Nothing angers Kenyans across party lines as much as Jubilee's permissive approach to corruption. At a national summit on governance held at State House last October, President Kenyatta told his audience, with some desperation: 'I have tried more than any other president before me to fight corruption… Now what do you want me to do? Do you want me to get people shot by a firing squad at Uhuru Park so that crowds can be happy?' There are indeed a lot of corruption cases pending in the courts, some for decades.
Critics from the opposition, even some in Jubilee, ask about the cases that never made it to the sluggish court system in the first place. There are widespread stories of questionable multi-million dollar deals linked to William Ruto and his Kalenjin 'Sky Team' inner circle, while the Kenyatta family remains one of the richest in the country and one of the biggest landowners. Many see the Jubilee elite as protecting its own narrow band of associates and allies. Anger has been growing among the poorest in Jubilee heartlands such as Central and Rift, although this won't do much to boost votes for Nasa.
Under the new constitution, with its 47 counties, the political battle is sliced and diced differently. National groupings, such as Jubilee and Nasa, have to court support from each of the county governors or their challengers. Both parties are falling down on that task. It may be due to infighting among its component parties but Nasa has failed to endorse governorship candidates in 13 counties, which looks certain to undermine its campaigning efforts on the ground. Jubilee, already strong in those counties, could garner still more votes for its presidential candidate, Kenyatta, in the face of Nasa's confusion.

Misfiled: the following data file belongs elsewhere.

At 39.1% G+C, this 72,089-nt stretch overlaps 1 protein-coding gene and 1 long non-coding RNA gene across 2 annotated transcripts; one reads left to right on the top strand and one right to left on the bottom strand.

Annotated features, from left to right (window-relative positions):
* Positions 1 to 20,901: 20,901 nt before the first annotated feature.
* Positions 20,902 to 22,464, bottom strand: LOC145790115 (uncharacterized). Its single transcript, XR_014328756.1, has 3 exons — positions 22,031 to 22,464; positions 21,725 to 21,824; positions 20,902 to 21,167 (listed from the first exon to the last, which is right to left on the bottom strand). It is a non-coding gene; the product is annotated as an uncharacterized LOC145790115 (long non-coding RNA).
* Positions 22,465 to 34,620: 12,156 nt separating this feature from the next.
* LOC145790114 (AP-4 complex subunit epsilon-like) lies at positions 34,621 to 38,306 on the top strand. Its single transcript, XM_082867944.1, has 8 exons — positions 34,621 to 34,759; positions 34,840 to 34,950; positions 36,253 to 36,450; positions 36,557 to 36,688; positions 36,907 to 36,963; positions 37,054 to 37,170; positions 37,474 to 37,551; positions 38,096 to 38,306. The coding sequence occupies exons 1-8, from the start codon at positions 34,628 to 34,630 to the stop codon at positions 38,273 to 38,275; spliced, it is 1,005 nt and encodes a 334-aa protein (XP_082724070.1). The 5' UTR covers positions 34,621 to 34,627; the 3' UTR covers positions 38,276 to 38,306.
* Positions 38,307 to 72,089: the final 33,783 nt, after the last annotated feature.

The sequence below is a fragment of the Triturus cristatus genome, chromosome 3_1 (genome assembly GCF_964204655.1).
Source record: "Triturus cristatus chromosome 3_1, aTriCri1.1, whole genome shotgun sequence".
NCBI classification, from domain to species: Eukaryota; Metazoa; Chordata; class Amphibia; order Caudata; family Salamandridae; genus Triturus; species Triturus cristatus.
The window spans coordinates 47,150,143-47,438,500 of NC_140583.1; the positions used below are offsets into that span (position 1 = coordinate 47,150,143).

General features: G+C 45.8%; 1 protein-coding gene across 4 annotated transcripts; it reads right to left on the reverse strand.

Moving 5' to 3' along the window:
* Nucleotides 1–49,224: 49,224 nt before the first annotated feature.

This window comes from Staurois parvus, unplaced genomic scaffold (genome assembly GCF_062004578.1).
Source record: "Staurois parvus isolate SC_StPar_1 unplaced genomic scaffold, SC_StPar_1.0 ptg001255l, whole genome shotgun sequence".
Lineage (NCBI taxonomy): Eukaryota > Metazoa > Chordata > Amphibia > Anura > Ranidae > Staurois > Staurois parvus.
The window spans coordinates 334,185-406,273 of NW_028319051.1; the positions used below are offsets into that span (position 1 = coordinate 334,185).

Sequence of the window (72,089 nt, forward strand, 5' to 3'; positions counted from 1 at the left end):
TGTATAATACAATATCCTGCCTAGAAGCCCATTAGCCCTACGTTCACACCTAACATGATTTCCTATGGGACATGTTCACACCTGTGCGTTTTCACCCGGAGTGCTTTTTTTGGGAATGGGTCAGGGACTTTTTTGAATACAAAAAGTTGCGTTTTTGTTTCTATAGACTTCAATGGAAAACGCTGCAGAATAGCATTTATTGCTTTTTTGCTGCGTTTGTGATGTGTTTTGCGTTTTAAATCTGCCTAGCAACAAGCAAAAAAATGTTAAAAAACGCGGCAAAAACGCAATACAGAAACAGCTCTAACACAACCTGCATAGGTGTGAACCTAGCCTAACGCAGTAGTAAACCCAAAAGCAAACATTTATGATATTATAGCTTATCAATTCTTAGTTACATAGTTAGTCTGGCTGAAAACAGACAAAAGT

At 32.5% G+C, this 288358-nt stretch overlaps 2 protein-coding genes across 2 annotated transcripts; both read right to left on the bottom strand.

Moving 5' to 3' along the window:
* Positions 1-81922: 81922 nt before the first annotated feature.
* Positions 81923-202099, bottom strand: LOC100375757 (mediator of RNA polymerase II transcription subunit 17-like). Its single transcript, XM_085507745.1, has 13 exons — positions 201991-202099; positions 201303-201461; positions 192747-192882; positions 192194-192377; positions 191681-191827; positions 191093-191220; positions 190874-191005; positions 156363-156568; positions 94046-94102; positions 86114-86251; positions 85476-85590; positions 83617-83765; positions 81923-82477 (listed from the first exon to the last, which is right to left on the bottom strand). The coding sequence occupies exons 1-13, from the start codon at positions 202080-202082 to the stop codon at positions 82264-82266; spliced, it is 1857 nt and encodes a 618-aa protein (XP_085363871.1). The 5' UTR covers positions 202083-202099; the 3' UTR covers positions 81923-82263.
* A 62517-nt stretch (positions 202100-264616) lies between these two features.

Yet in other counties, Jubilee governors could be trounced, also costing Kenyatta votes. Many county governors risk being voted out because they are publicly linked to cases of abuse of public funds. None so far has been prosecuted.
In an egregious case, a former Planning and Devolution Minister, Anne Mumbi Waiguru, has been named repeatedly in the corruption scandal involving 791 million Kenya shillings (US$7.62 mn.) at the National Youth Service. Then her name was removed from the charge list of the 15 officials now facing trial (AC Vol 57 No 23, Nairobi flaunts its credentials).
A confidante of Kenyatta's, Waiguru is running for the governorship of Kirinyaga on a Jubilee ticket. Her case has provoked particular anger, partly because Kenyatta is widely seen as favouring his associates. For many, it makes his defence of the government's anti-corruption record highly disingenuous. Jubilee has tried its best to pin excesses of corruption on Odinga when he was prime minister in the 2007-13 coalition government, but Nasa's attacks are proving more immediate, with a young electorate judging the government on its last four years in power.